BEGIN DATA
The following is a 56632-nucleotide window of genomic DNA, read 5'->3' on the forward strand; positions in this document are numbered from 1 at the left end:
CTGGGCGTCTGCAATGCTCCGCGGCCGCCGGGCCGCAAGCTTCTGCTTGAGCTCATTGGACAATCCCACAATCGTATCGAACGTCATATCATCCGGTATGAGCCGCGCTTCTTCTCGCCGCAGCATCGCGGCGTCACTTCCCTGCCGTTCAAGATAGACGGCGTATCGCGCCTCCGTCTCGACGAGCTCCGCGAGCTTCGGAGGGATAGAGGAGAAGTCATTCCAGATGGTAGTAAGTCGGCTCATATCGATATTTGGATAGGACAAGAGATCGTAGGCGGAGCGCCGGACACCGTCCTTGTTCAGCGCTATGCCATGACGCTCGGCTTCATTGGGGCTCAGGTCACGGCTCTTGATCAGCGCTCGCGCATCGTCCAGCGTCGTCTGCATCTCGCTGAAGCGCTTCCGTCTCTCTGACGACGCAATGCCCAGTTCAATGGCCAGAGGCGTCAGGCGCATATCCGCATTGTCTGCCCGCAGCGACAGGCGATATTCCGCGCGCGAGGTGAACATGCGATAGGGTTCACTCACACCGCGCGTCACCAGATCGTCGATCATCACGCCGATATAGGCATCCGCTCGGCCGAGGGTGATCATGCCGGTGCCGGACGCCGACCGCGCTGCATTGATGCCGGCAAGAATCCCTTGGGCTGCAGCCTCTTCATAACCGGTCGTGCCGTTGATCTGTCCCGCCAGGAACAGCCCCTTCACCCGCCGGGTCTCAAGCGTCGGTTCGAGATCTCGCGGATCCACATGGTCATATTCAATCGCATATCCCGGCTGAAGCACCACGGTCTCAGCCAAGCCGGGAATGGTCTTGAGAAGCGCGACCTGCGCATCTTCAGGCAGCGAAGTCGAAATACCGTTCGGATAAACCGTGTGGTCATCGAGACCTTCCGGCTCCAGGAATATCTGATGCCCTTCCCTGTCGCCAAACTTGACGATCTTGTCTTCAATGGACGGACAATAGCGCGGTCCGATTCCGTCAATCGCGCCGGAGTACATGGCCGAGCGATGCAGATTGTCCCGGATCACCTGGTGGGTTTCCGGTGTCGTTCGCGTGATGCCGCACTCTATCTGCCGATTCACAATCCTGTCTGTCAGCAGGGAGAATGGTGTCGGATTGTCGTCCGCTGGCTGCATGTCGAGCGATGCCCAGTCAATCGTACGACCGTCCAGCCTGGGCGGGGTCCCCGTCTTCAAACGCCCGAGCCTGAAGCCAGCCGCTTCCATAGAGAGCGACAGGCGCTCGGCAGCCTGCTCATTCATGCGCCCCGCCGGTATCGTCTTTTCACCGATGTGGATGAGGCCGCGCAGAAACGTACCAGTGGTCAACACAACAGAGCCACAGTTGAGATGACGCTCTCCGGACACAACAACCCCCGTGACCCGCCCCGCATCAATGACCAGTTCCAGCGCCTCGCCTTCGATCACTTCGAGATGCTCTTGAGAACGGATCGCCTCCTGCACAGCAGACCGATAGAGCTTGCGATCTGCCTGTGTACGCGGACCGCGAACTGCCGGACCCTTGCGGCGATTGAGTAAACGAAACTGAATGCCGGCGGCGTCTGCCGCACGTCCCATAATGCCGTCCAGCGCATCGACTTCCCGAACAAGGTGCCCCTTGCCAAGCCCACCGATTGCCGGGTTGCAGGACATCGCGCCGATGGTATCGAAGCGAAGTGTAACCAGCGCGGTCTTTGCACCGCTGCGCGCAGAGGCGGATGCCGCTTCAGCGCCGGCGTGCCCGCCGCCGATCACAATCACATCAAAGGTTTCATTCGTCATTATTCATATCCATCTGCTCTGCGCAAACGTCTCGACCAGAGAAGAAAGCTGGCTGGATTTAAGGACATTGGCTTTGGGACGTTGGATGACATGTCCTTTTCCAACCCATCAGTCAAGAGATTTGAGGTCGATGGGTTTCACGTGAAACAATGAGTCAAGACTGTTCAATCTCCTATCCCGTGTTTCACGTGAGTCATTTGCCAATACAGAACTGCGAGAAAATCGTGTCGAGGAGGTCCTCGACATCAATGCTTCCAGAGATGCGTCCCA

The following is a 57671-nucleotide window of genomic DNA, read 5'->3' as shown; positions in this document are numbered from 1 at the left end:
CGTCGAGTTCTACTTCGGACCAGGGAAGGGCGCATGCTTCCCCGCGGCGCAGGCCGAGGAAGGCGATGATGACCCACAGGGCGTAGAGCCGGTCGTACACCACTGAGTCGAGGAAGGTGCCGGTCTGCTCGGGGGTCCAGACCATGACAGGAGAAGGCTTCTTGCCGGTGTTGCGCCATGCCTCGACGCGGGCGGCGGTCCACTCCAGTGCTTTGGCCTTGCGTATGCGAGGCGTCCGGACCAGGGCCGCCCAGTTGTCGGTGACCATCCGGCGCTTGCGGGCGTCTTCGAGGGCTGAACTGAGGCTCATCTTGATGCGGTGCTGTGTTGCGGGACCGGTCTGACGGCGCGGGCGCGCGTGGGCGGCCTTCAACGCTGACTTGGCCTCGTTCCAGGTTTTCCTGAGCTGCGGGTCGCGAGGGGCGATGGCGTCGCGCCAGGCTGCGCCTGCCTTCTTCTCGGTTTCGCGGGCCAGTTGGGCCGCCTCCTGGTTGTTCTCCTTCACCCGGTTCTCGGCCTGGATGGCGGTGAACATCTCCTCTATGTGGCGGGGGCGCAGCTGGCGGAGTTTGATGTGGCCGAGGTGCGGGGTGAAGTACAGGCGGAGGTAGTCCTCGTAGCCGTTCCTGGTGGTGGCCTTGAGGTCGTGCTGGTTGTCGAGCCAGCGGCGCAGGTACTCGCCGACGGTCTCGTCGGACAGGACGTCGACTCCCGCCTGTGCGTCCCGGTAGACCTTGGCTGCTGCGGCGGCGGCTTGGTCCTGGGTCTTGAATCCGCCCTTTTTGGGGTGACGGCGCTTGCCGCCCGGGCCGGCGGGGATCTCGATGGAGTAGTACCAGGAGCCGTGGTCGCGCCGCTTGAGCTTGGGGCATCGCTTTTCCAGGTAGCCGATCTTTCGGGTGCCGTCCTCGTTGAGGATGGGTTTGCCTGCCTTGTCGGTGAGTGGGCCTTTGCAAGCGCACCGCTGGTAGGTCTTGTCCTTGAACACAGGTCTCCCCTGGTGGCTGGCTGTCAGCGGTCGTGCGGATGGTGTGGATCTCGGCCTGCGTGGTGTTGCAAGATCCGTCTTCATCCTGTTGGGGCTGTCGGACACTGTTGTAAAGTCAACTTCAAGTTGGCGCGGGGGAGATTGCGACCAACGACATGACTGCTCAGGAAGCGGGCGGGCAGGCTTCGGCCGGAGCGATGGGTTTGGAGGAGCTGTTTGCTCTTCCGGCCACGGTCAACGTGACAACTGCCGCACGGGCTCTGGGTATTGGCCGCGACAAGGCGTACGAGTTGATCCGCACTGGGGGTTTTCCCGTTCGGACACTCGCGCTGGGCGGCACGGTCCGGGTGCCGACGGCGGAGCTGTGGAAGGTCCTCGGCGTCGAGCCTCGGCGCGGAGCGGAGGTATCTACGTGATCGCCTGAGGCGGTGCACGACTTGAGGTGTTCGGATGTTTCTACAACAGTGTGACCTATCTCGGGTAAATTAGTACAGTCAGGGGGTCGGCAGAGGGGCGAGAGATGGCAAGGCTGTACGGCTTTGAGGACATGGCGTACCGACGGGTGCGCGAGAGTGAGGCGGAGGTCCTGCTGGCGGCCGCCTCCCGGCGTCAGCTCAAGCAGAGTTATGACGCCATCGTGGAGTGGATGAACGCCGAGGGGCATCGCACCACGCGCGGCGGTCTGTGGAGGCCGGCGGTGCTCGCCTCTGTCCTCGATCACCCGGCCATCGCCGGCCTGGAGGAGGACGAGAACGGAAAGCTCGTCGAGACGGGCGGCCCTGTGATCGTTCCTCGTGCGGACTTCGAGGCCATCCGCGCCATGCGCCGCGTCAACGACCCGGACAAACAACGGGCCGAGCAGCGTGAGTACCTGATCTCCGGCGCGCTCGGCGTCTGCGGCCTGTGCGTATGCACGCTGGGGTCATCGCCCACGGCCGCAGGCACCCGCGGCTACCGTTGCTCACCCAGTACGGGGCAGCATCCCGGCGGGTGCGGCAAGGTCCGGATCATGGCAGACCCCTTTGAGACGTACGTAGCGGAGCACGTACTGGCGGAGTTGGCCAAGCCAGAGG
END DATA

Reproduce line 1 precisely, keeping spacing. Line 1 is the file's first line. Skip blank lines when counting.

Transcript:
The following is a 56632-nucleotide window of genomic DNA, read 5'->3' on the forward strand; positions in this document are numbered from 1 at the left end: